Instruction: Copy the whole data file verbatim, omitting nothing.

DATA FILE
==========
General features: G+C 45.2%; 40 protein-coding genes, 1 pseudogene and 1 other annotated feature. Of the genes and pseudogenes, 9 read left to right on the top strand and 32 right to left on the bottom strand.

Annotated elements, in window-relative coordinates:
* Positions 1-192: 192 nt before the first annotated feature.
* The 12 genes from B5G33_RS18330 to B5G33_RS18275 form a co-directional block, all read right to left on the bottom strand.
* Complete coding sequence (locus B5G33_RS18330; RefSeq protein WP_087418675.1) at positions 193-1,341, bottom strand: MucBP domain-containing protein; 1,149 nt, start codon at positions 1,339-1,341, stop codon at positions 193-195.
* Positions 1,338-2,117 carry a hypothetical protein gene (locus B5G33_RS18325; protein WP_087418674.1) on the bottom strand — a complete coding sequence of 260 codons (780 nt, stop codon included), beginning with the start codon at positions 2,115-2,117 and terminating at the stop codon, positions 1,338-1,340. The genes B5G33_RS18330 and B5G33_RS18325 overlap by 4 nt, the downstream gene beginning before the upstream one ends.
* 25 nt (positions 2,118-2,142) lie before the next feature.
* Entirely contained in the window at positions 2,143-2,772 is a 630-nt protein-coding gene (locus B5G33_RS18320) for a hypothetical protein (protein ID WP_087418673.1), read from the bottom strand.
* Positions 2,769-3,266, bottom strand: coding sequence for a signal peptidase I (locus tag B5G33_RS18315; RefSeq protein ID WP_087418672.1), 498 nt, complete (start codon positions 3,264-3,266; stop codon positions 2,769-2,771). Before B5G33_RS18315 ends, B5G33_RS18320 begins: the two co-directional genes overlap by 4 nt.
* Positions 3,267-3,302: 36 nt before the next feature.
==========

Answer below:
General features: G+C 45.2%; 40 protein-coding genes, 1 pseudogene and 1 other annotated feature. Of the genes and pseudogenes, 9 read left to right on the top strand and 32 right to left on the bottom strand.

Annotated elements, in window-relative coordinates:
* Positions 1-192: 192 nt before the first annotated feature.
* The 12 genes from B5G33_RS18330 to B5G33_RS18275 form a co-directional block, all read right to left on the bottom strand.
* Complete coding sequence (locus B5G33_RS18330; RefSeq protein WP_087418675.1) at positions 193-1,341, bottom strand: MucBP domain-containing protein; 1,149 nt, start codon at positions 1,339-1,341, stop codon at positions 193-195.
* Positions 1,338-2,117 carry a hypothetical protein gene (locus B5G33_RS18325; protein WP_087418674.1) on the bottom strand — a complete coding sequence of 260 codons (780 nt, stop codon included), beginning with the start codon at positions 2,115-2,117 and terminating at the stop codon, positions 1,338-1,340. The genes B5G33_RS18330 and B5G33_RS18325 overlap by 4 nt, the downstream gene beginning before the upstream one ends.
* 25 nt (positions 2,118-2,142) lie before the next feature.
* Entirely contained in the window at positions 2,143-2,772 is a 630-nt protein-coding gene (locus B5G33_RS18320) for a hypothetical protein (protein ID WP_087418673.1), read from the bottom strand.
* Positions 2,769-3,266, bottom strand: coding sequence for a signal peptidase I (locus tag B5G33_RS18315; RefSeq protein ID WP_087418672.1), 498 nt, complete (start codon positions 3,264-3,266; stop codon positions 2,769-2,771). Before B5G33_RS18315 ends, B5G33_RS18320 begins: the two co-directional genes overlap by 4 nt.
* Positions 3,267-3,302: 36 nt before the next feature.